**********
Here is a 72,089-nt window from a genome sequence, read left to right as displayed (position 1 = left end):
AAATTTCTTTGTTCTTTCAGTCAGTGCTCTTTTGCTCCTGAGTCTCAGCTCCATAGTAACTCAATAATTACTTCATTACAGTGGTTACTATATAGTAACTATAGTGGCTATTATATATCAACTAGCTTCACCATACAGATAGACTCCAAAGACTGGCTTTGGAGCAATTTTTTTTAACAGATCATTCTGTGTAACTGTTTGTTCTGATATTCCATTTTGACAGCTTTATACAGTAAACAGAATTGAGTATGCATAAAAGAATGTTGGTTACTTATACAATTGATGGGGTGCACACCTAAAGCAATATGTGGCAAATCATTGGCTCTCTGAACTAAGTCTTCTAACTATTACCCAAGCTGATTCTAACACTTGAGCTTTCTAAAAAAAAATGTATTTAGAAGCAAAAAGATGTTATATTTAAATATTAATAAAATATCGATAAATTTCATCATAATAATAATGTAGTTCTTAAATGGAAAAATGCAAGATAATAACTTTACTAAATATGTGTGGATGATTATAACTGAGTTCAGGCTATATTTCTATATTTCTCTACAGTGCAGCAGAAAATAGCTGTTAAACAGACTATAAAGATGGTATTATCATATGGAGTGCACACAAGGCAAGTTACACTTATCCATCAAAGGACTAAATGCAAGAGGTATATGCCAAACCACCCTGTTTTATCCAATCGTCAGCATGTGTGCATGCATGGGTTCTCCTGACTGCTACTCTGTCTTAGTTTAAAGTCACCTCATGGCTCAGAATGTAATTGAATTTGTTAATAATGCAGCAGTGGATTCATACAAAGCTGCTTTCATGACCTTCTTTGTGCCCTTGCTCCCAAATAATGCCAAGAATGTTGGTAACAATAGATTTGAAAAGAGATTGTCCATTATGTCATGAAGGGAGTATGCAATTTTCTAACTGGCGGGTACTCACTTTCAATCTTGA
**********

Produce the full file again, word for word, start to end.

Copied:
Here is a 72,089-nt window from a genome sequence, read left to right as displayed (position 1 = left end):
AAATTTCTTTGTTCTTTCAGTCAGTGCTCTTTTGCTCCTGAGTCTCAGCTCCATAGTAACTCAATAATTACTTCATTACAGTGGTTACTATATAGTAACTATAGTGGCTATTATATATCAACTAGCTTCACCATACAGATAGACTCCAAAGACTGGCTTTGGAGCAATTTTTTTTAACAGATCATTCTGTGTAACTGTTTGTTCTGATATTCCATTTTGACAGCTTTATACAGTAAACAGAATTGAGTATGCATAAAAGAATGTTGGTTACTTATACAATTGATGGGGTGCACACCTAAAGCAATATGTGGCAAATCATTGGCTCTCTGAACTAAGTCTTCTAACTATTACCCAAGCTGATTCTAACACTTGAGCTTTCTAAAAAAAAATGTATTTAGAAGCAAAAAGATGTTATATTTAAATATTAATAAAATATCGATAAATTTCATCATAATAATAATGTAGTTCTTAAATGGAAAAATGCAAGATAATAACTTTACTAAATATGTGTGGATGATTATAACTGAGTTCAGGCTATATTTCTATATTTCTCTACAGTGCAGCAGAAAATAGCTGTTAAACAGACTATAAAGATGGTATTATCATATGGAGTGCACACAAGGCAAGTTACACTTATCCATCAAAGGACTAAATGCAAGAGGTATATGCCAAACCACCCTGTTTTATCCAATCGTCAGCATGTGTGCATGCATGGGTTCTCCTGACTGCTACTCTGTCTTAGTTTAAAGTCACCTCATGGCTCAGAATGTAATTGAATTTGTTAATAATGCAGCAGTGGATTCATACAAAGCTGCTTTCATGACCTTCTTTGTGCCCTTGCTCCCAAATAATGCCAAGAATGTTGGTAACAATAGATTTGAAAAGAGATTGTCCATTATGTCATGAAGGGAGTATGCAATTTTCTAACTGGCGGGTACTCACTTTCAATCTTGA